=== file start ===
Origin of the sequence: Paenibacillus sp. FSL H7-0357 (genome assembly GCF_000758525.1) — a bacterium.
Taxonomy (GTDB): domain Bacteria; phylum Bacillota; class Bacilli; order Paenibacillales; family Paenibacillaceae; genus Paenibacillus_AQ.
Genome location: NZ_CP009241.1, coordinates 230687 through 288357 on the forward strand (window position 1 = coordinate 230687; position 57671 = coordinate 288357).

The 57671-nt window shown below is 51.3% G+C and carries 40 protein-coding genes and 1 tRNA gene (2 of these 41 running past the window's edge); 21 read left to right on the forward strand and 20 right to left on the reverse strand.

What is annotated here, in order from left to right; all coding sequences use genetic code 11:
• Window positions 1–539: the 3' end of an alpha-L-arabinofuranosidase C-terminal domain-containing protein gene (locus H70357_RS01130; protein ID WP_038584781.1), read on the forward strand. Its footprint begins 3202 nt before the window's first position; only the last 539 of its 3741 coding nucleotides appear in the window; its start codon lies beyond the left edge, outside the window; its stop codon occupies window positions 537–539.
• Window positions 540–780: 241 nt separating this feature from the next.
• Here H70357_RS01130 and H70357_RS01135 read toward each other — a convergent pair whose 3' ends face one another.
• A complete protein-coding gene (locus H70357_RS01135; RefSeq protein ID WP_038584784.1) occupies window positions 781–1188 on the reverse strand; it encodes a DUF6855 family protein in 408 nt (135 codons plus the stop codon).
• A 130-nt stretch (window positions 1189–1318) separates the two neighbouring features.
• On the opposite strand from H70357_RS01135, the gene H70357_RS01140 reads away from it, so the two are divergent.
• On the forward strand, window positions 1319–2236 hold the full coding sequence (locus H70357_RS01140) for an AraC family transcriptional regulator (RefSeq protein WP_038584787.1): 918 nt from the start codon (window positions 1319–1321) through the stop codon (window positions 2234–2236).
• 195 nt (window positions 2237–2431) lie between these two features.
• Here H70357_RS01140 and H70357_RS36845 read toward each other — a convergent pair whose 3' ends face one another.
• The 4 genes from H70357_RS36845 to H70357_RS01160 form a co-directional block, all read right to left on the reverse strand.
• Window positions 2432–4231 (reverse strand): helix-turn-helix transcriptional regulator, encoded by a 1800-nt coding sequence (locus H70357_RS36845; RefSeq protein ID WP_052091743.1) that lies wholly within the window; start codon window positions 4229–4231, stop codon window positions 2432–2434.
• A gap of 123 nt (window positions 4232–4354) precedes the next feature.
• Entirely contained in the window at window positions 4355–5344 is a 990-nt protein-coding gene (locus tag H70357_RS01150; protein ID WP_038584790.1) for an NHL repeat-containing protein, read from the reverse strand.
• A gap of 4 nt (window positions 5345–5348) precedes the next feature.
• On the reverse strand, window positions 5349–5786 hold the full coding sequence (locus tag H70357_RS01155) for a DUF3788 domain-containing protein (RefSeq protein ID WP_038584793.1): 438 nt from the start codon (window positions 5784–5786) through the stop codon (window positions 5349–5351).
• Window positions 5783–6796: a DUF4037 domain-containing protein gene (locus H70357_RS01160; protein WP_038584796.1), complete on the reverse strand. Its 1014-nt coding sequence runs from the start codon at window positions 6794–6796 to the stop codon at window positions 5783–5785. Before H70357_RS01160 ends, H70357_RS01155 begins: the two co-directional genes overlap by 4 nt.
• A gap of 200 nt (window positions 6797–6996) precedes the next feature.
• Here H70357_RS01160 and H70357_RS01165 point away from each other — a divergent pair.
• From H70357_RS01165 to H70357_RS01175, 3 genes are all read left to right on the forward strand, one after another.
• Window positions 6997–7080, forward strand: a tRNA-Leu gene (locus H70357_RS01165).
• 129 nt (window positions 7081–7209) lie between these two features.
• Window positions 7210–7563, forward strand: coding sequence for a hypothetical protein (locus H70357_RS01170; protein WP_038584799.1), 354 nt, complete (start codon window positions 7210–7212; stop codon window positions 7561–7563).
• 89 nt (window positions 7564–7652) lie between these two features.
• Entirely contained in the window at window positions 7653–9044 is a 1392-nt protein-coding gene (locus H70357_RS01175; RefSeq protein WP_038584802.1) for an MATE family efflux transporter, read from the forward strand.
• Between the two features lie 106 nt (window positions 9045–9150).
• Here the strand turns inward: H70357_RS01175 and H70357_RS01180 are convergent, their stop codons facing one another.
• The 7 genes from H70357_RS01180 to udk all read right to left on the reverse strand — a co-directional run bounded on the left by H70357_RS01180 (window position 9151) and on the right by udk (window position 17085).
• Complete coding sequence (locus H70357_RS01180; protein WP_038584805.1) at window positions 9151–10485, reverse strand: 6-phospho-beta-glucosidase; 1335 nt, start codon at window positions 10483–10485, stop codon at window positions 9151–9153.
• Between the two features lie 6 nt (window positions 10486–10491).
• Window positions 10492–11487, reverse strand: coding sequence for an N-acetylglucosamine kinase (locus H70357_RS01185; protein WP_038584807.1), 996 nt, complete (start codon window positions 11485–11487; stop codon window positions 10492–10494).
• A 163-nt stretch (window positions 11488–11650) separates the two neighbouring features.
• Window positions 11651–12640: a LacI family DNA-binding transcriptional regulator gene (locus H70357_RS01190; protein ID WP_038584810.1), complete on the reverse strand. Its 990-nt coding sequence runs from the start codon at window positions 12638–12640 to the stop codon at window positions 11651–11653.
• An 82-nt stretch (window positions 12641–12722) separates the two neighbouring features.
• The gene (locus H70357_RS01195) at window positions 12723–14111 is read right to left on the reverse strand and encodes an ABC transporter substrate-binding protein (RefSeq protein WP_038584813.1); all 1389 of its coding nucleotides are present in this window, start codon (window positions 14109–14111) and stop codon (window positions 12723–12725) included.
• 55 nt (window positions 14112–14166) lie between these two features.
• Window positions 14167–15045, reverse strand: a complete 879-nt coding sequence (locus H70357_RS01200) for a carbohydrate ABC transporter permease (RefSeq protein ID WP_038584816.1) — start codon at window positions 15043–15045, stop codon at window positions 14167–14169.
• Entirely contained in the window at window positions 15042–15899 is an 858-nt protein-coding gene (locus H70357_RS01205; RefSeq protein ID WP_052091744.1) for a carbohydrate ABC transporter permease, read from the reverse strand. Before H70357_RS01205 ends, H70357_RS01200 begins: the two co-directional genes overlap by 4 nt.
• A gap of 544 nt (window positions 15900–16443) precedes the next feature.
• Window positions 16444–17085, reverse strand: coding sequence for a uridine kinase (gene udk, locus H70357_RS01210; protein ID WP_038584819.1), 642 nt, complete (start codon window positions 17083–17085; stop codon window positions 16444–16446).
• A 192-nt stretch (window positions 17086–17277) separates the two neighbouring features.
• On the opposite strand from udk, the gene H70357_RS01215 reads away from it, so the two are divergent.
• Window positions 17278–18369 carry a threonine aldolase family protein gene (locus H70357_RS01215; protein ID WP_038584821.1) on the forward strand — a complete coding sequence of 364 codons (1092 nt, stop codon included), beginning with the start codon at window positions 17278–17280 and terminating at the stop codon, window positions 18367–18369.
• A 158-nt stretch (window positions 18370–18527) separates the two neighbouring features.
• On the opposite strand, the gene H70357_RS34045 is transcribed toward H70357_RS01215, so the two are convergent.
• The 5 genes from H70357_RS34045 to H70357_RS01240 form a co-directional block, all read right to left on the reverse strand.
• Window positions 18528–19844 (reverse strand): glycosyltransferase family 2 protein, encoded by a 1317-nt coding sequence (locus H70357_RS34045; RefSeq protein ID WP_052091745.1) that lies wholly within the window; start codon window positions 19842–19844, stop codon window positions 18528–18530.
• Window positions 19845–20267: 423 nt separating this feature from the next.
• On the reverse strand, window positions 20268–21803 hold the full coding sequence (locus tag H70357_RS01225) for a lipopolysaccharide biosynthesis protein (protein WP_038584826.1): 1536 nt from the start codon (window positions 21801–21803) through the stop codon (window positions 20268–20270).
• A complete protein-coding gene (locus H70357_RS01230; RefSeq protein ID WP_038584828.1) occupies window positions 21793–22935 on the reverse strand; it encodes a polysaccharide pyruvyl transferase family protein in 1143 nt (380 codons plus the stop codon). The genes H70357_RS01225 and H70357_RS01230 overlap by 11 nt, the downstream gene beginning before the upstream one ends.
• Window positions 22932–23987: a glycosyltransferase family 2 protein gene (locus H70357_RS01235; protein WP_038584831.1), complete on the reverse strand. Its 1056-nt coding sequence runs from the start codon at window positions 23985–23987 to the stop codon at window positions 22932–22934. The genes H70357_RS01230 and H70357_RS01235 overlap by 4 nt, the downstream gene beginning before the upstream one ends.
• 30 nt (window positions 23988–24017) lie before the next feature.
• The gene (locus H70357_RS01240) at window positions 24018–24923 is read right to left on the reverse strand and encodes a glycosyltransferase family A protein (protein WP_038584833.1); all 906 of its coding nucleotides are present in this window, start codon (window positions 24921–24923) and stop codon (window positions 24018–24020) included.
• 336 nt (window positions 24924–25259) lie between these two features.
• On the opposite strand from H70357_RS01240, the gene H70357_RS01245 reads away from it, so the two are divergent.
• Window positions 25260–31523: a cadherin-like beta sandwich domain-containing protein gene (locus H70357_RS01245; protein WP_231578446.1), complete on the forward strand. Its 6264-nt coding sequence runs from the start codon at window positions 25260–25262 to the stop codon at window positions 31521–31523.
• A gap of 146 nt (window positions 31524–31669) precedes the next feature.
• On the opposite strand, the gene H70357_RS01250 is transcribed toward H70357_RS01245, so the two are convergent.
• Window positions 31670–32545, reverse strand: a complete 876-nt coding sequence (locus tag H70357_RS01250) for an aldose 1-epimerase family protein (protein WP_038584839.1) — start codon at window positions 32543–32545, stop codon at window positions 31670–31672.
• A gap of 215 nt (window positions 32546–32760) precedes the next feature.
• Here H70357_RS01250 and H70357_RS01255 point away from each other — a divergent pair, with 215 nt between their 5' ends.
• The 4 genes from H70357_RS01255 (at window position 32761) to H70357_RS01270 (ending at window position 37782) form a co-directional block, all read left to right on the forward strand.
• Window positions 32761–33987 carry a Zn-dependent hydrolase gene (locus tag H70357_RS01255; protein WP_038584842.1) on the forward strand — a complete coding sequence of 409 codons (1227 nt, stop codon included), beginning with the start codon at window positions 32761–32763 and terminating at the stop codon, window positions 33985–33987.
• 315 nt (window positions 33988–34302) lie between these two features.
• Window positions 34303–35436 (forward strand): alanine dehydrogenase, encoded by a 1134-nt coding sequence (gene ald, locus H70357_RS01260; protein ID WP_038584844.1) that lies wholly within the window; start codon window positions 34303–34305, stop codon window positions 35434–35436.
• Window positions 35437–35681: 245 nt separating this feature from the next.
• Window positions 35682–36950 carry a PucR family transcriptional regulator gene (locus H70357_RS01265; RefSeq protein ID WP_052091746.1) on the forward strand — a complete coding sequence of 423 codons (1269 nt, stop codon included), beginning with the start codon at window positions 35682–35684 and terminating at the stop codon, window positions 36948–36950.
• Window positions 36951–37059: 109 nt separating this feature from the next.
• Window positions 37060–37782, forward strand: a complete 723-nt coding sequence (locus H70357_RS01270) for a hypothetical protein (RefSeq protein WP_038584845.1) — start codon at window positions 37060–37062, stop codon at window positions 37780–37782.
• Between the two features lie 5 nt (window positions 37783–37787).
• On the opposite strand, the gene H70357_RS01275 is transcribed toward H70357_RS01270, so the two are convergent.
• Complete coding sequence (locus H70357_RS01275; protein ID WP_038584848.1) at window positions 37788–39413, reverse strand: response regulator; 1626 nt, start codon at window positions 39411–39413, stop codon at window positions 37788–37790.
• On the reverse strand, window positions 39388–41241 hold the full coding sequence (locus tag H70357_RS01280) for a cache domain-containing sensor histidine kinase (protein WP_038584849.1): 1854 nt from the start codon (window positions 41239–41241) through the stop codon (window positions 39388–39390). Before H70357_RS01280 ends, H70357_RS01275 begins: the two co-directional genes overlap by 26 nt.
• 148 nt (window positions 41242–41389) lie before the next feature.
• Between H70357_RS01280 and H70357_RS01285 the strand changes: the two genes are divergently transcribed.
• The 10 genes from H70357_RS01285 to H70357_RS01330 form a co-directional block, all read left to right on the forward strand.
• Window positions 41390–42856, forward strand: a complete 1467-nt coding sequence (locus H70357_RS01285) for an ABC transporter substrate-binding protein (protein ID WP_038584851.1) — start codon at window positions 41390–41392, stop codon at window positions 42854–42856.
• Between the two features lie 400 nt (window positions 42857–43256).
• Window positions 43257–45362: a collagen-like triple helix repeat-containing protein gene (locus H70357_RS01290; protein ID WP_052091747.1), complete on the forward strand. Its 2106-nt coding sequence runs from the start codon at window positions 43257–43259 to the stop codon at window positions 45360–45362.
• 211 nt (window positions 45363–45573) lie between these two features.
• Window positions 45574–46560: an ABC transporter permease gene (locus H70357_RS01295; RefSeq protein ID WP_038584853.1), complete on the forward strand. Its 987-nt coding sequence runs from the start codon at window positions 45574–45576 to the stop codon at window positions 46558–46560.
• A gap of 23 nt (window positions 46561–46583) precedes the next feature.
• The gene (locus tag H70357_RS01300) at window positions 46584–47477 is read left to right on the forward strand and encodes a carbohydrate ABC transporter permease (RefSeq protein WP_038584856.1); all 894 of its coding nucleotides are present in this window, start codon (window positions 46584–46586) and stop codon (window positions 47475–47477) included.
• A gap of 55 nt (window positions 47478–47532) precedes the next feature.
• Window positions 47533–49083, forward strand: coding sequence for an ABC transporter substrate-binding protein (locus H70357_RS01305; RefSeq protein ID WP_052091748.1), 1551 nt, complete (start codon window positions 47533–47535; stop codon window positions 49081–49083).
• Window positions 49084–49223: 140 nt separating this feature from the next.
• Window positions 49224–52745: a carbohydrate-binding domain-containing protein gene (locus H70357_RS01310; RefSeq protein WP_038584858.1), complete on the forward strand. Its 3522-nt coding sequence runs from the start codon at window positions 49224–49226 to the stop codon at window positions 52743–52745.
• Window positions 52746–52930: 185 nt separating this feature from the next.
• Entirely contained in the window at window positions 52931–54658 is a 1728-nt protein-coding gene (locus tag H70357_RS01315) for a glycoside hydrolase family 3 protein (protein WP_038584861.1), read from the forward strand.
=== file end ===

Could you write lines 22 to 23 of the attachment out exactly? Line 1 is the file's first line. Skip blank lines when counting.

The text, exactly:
• A gap of 200 nt (window positions 6797–6996) precedes the next feature.
• Here H70357_RS01160 and H70357_RS01165 point away from each other — a divergent pair.